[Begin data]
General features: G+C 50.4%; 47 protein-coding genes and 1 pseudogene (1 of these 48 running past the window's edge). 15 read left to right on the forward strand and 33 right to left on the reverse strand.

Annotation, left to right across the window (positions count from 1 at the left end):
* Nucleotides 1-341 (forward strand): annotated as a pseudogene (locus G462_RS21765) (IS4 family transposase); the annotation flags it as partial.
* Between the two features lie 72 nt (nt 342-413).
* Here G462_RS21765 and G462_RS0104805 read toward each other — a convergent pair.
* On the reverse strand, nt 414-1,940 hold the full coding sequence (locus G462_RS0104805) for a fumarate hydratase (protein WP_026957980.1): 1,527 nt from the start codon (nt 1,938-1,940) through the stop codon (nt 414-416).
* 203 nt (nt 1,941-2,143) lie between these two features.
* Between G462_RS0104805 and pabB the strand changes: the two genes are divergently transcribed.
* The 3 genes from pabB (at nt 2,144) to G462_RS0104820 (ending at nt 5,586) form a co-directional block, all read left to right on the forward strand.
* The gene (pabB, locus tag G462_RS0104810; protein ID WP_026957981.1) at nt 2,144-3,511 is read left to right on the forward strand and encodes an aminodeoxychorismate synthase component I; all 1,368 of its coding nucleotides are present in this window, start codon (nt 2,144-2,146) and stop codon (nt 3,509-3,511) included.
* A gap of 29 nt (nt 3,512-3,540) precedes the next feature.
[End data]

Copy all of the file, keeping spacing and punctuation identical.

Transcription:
General features: G+C 50.4%; 47 protein-coding genes and 1 pseudogene (1 of these 48 running past the window's edge). 15 read left to right on the forward strand and 33 right to left on the reverse strand.

Annotation, left to right across the window (positions count from 1 at the left end):
* Nucleotides 1-341 (forward strand): annotated as a pseudogene (locus G462_RS21765) (IS4 family transposase); the annotation flags it as partial.
* Between the two features lie 72 nt (nt 342-413).
* Here G462_RS21765 and G462_RS0104805 read toward each other — a convergent pair.
* On the reverse strand, nt 414-1,940 hold the full coding sequence (locus G462_RS0104805) for a fumarate hydratase (protein WP_026957980.1): 1,527 nt from the start codon (nt 1,938-1,940) through the stop codon (nt 414-416).
* 203 nt (nt 1,941-2,143) lie between these two features.
* Between G462_RS0104805 and pabB the strand changes: the two genes are divergently transcribed.
* The 3 genes from pabB (at nt 2,144) to G462_RS0104820 (ending at nt 5,586) form a co-directional block, all read left to right on the forward strand.
* The gene (pabB, locus tag G462_RS0104810; protein ID WP_026957981.1) at nt 2,144-3,511 is read left to right on the forward strand and encodes an aminodeoxychorismate synthase component I; all 1,368 of its coding nucleotides are present in this window, start codon (nt 2,144-2,146) and stop codon (nt 3,509-3,511) included.
* A gap of 29 nt (nt 3,512-3,540) precedes the next feature.